The Bronx isn’t known for its beer or foodie culture. How have you been received so far?
Right off the bat we’ve been received pretty well. As soon as we opened people would come in and see our beer selection and say ‘what is this?’ But people responded very well, they got over the Bud Lights and the mixed drinks and were pretty open minded about trying something new. We’re not trying to convert the Bronx to a bunch of beer snobs, just give them something different. People come in all the time and ask for a Bud and ask about all the other stuff we have on draft. If someone likes Bud I might suggest a Gaffel Koelsch, a German beer. Then they might drink the Gaffel Koelsch and then try something else new. Our reviews have been pretty great so far on Yelp and whatnot. We’ve got a decent local crowd of people from Kingsbridge and Riverdale. It’s just getting better and better, we’re getting more people from Northern Manhattan right off the 1 train, we’re close to the Metro North, we’re getting people coming down from Westchester, from Yonkers, some Yankee Stadium traffic. It’s convenient for a lot of people. We did a Groupon recently and we had people coming up from Brooklyn, even.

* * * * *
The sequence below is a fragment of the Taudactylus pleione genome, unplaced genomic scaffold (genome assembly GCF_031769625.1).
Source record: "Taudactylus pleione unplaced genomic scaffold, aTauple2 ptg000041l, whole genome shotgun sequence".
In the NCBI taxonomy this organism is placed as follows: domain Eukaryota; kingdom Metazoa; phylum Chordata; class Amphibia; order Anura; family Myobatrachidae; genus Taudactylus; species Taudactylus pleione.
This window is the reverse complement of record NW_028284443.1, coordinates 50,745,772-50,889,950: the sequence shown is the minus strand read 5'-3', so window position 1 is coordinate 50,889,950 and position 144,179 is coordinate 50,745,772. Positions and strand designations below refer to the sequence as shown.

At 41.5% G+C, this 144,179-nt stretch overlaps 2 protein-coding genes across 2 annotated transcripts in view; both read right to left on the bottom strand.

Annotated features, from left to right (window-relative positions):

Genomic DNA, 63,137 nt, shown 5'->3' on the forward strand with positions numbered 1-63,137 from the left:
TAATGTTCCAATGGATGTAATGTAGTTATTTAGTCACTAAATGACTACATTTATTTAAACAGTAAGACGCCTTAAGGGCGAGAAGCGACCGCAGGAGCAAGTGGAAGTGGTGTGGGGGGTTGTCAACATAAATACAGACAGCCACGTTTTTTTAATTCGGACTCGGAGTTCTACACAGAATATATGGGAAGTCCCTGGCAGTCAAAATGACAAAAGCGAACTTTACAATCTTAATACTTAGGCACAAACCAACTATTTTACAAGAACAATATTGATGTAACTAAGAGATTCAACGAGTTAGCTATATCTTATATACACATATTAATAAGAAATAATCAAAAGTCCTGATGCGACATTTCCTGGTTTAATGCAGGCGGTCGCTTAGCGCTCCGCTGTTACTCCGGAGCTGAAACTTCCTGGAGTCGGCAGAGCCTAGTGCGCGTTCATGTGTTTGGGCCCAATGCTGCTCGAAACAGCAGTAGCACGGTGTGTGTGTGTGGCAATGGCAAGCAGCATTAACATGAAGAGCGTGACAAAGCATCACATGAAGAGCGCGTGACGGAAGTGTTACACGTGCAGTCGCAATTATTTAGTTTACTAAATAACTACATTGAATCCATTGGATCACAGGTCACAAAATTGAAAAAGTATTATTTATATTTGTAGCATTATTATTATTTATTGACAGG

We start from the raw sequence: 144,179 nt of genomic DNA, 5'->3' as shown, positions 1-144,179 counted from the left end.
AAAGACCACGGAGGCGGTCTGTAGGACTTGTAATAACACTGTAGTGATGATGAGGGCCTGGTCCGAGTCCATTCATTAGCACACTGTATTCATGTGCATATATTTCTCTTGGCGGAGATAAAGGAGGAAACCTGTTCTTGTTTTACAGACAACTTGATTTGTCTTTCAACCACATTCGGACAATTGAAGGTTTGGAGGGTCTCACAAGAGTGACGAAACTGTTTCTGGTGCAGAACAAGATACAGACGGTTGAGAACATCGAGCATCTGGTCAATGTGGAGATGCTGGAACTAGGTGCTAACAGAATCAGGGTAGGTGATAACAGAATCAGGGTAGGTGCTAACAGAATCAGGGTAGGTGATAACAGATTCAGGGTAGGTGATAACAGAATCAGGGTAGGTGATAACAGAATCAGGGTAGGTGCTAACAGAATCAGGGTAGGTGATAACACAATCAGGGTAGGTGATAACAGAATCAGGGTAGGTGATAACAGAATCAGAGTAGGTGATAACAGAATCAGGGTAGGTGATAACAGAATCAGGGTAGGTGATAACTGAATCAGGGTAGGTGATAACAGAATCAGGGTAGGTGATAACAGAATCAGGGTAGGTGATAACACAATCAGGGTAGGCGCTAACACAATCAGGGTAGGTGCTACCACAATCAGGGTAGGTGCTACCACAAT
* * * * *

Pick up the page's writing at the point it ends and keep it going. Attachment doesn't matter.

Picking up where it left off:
Were you into beer culture before starting the bar?
I kind of jumped into it by opening a beer bar. I wasn’t a Bud Light guy, but beer culture is continuing to grow and people all over the place are starting to try new stuff and it just keeps getting bigger. Maybe you could call me a Bud Light guy, I am from Long Island. My favorite beer now is probably La Fin du Monde, a Canadian beer. There’s always new stuff coming out, I’m always trying beers that I like more and more so it’s hard to keep track. My favorite type of beer is probably IPA, and a lot of it depends on the season.